Notable predominant morphology of the smallest most abundant protozoa of the open ocean revealed by electron microscopy

Nina A. Kamennaya, Gabrielle Kennaway, Michael A. Sleigh, Mikhail V. Zubkov

Research output: Contribution to journalArticlepeer-review

Abstract

In the microbe-driven ecosystems of the open ocean, the small heterotrophic flagellates (sHF) are the chief microbial predators and recyclers of essential nutrients to phototrophic microbes. Even with intensive molecular phylogenetic studies of the sHF, the origins of their feeding success remain obscure because of limited understanding of their morphological adaptations to feeding. Here, we examined the sHF morphologies in the largest, most oligotrophic South Pacific and Atlantic (sub)tropical gyres and adjacent mesotrophic waters. On four research cruises, the sHF cells were flow cytometrically sorted from bacterioplankton and phytoplankton for electron microscopy. The sorted sHF comprised chiefly heterokont (HK) biflagellates and unikont choanoflagellates numerically at around 10-To-1 ratio. Of the four differentiated morphological types of HK omnipresent in the open ocean, the short-Tinsel heterokont (stHK), whose tinsel flagellum is too short to propagate a complete wave, is predominant and a likely candidate to be the most abundant predator on Earth. Modeling shows that the described stHK propulsion is effective in feeding on bacterioplankton cells at low concentrations; however, owing to general prey scarcity in the oligotrophic ocean, selective feeding is unsustainable and omnivory is equally obligatory for the seven examined sHF types irrespective of their mode of propulsion.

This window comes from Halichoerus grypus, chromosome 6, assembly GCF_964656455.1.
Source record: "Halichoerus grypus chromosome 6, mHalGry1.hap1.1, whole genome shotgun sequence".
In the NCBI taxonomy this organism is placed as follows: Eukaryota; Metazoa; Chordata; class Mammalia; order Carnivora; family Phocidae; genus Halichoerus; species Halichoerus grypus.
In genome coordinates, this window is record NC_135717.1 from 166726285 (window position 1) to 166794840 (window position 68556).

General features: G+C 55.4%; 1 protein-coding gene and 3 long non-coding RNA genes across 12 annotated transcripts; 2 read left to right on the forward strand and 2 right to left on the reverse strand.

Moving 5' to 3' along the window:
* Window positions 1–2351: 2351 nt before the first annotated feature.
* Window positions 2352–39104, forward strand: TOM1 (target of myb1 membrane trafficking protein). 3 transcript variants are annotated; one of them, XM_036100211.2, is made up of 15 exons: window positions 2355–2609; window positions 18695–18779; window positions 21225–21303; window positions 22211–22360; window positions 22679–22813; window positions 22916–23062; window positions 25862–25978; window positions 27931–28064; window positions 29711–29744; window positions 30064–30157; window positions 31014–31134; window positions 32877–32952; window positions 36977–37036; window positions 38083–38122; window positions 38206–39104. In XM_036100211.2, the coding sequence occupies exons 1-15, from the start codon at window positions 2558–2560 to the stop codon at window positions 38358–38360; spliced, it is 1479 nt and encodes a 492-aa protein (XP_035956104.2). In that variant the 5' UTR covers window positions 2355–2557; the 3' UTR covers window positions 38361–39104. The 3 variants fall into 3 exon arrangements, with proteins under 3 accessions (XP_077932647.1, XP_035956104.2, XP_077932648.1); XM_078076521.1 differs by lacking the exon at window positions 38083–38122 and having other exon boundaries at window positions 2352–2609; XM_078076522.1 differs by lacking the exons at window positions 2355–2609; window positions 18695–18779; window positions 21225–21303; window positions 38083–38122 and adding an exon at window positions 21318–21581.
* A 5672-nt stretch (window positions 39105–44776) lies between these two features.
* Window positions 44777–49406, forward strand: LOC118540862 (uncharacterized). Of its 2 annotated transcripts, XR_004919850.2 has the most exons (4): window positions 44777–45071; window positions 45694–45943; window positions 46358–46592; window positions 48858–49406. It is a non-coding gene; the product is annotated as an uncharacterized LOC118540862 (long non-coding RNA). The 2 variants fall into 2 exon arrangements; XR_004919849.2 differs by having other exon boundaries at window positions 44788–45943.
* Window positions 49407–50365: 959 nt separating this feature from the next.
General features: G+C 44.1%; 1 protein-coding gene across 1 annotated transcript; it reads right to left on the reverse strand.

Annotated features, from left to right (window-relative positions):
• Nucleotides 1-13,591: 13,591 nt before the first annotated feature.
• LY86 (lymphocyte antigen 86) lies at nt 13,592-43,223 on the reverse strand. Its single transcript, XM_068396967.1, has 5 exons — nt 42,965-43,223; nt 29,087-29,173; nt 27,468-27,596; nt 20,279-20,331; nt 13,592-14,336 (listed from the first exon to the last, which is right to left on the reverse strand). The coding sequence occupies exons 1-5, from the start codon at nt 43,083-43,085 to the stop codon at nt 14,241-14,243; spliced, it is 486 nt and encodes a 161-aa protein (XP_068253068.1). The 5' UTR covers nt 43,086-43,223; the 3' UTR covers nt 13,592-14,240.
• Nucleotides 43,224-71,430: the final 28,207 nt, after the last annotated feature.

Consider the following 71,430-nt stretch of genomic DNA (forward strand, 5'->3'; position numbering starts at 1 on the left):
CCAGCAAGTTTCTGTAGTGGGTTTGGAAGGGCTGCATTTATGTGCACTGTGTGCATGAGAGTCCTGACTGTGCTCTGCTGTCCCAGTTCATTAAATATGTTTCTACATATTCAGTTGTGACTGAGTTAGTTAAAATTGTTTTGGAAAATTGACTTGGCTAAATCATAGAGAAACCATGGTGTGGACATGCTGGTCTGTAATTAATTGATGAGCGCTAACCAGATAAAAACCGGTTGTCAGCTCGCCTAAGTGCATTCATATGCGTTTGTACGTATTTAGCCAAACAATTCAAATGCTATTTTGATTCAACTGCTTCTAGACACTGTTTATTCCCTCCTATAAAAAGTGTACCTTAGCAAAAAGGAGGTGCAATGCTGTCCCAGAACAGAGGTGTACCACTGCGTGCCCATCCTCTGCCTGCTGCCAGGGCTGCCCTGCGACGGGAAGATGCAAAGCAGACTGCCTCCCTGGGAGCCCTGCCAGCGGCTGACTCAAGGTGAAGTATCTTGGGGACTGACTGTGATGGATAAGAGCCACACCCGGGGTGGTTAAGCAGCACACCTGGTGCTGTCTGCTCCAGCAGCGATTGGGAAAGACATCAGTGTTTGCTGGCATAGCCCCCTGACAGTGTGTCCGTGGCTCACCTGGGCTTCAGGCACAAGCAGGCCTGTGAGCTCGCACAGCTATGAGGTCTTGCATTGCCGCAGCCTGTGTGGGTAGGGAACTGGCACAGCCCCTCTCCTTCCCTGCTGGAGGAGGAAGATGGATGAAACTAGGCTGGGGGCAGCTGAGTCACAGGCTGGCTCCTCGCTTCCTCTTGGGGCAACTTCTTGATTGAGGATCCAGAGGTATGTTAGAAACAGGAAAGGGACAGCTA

Original languageAmerican English
Pages (from-to)542-558
Number of pages17
JournalJournal of Plankton Research
Volume44
Issue number4
DOIs
StatePublished - 1 Jul 2022

Keywords

  • Choanoflagellates
  • Flow cytometry
  • Heterokonts
  • High-speed flow sorting
  • Marine heterotrophic flagellates
  • Pacific and Atlantic Ocean
  • Reverse gravity filtration
  • Scanning and transmission electron microscopy

All Science Journal Classification (ASJC) codes

  • Ecology, Evolution, Behavior and Systematics
  • Aquatic Science
  • Ecology

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